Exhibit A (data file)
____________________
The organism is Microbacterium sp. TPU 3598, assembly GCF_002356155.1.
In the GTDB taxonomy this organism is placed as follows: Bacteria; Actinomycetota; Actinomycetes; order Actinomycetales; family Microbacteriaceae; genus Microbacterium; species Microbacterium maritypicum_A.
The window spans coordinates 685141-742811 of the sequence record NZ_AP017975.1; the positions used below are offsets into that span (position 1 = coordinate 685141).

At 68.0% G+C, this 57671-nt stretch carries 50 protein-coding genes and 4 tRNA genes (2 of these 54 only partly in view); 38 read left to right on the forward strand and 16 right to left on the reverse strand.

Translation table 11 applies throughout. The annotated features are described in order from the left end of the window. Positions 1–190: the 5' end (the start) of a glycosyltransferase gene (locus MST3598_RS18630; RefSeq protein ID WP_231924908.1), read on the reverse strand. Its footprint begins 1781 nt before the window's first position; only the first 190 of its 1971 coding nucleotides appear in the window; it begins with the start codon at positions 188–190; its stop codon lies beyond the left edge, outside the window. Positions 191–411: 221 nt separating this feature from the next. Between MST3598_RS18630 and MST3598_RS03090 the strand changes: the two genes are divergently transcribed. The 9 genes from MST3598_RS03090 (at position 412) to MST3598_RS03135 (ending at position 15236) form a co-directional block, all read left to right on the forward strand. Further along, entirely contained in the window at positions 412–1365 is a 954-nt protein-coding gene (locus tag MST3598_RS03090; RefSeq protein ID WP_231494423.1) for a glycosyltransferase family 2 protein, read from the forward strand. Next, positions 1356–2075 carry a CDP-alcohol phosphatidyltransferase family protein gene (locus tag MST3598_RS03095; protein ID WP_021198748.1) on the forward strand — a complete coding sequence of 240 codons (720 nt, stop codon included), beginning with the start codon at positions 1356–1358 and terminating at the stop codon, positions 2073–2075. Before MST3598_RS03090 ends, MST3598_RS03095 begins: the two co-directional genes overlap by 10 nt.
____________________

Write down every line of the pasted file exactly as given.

The organism is Microbacterium sp. TPU 3598, assembly GCF_002356155.1.
In the GTDB taxonomy this organism is placed as follows: Bacteria; Actinomycetota; Actinomycetes; order Actinomycetales; family Microbacteriaceae; genus Microbacterium; species Microbacterium maritypicum_A.
The window spans coordinates 685141-742811 of the sequence record NZ_AP017975.1; the positions used below are offsets into that span (position 1 = coordinate 685141).

At 68.0% G+C, this 57671-nt stretch carries 50 protein-coding genes and 4 tRNA genes (2 of these 54 only partly in view); 38 read left to right on the forward strand and 16 right to left on the reverse strand.

Translation table 11 applies throughout. The annotated features are described in order from the left end of the window. Positions 1–190: the 5' end (the start) of a glycosyltransferase gene (locus MST3598_RS18630; RefSeq protein ID WP_231924908.1), read on the reverse strand. Its footprint begins 1781 nt before the window's first position; only the first 190 of its 1971 coding nucleotides appear in the window; it begins with the start codon at positions 188–190; its stop codon lies beyond the left edge, outside the window. Positions 191–411: 221 nt separating this feature from the next. Between MST3598_RS18630 and MST3598_RS03090 the strand changes: the two genes are divergently transcribed. The 9 genes from MST3598_RS03090 (at position 412) to MST3598_RS03135 (ending at position 15236) form a co-directional block, all read left to right on the forward strand. Further along, entirely contained in the window at positions 412–1365 is a 954-nt protein-coding gene (locus tag MST3598_RS03090; RefSeq protein ID WP_231494423.1) for a glycosyltransferase family 2 protein, read from the forward strand. Next, positions 1356–2075 carry a CDP-alcohol phosphatidyltransferase family protein gene (locus tag MST3598_RS03095; protein ID WP_021198748.1) on the forward strand — a complete coding sequence of 240 codons (720 nt, stop codon included), beginning with the start codon at positions 1356–1358 and terminating at the stop codon, positions 2073–2075. Before MST3598_RS03090 ends, MST3598_RS03095 begins: the two co-directional genes overlap by 10 nt.